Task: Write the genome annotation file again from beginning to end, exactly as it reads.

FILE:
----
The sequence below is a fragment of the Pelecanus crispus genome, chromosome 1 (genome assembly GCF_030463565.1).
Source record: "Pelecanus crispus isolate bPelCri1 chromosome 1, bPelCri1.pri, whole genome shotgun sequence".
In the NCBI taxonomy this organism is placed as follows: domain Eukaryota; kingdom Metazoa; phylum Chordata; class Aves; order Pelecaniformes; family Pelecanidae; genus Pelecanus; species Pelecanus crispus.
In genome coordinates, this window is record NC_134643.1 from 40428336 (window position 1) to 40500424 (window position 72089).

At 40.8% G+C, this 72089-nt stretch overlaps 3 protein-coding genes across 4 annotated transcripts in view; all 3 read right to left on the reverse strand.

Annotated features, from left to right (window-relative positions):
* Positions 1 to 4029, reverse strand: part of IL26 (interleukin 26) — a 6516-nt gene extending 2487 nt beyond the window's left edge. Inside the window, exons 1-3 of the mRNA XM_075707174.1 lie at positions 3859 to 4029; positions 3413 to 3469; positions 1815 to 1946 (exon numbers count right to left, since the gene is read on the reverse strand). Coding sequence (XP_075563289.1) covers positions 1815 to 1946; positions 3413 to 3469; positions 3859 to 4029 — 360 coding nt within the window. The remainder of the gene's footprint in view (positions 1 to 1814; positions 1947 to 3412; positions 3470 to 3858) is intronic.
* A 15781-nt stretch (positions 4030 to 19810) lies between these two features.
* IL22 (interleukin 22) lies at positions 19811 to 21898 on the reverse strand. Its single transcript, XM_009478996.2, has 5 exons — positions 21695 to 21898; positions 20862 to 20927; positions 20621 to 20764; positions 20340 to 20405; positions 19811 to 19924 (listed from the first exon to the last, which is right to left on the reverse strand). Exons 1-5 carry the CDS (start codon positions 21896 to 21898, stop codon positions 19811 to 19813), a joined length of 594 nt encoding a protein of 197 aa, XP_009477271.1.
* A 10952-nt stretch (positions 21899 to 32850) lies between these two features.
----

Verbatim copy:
The sequence below is a fragment of the Pelecanus crispus genome, chromosome 1 (genome assembly GCF_030463565.1).
Source record: "Pelecanus crispus isolate bPelCri1 chromosome 1, bPelCri1.pri, whole genome shotgun sequence".
In the NCBI taxonomy this organism is placed as follows: domain Eukaryota; kingdom Metazoa; phylum Chordata; class Aves; order Pelecaniformes; family Pelecanidae; genus Pelecanus; species Pelecanus crispus.
In genome coordinates, this window is record NC_134643.1 from 40428336 (window position 1) to 40500424 (window position 72089).

At 40.8% G+C, this 72089-nt stretch overlaps 3 protein-coding genes across 4 annotated transcripts in view; all 3 read right to left on the reverse strand.

Annotated features, from left to right (window-relative positions):
* Positions 1 to 4029, reverse strand: part of IL26 (interleukin 26) — a 6516-nt gene extending 2487 nt beyond the window's left edge. Inside the window, exons 1-3 of the mRNA XM_075707174.1 lie at positions 3859 to 4029; positions 3413 to 3469; positions 1815 to 1946 (exon numbers count right to left, since the gene is read on the reverse strand). Coding sequence (XP_075563289.1) covers positions 1815 to 1946; positions 3413 to 3469; positions 3859 to 4029 — 360 coding nt within the window. The remainder of the gene's footprint in view (positions 1 to 1814; positions 1947 to 3412; positions 3470 to 3858) is intronic.
* A 15781-nt stretch (positions 4030 to 19810) lies between these two features.
* IL22 (interleukin 22) lies at positions 19811 to 21898 on the reverse strand. Its single transcript, XM_009478996.2, has 5 exons — positions 21695 to 21898; positions 20862 to 20927; positions 20621 to 20764; positions 20340 to 20405; positions 19811 to 19924 (listed from the first exon to the last, which is right to left on the reverse strand). Exons 1-5 carry the CDS (start codon positions 21896 to 21898, stop codon positions 19811 to 19813), a joined length of 594 nt encoding a protein of 197 aa, XP_009477271.1.
* A 10952-nt stretch (positions 21899 to 32850) lies between these two features.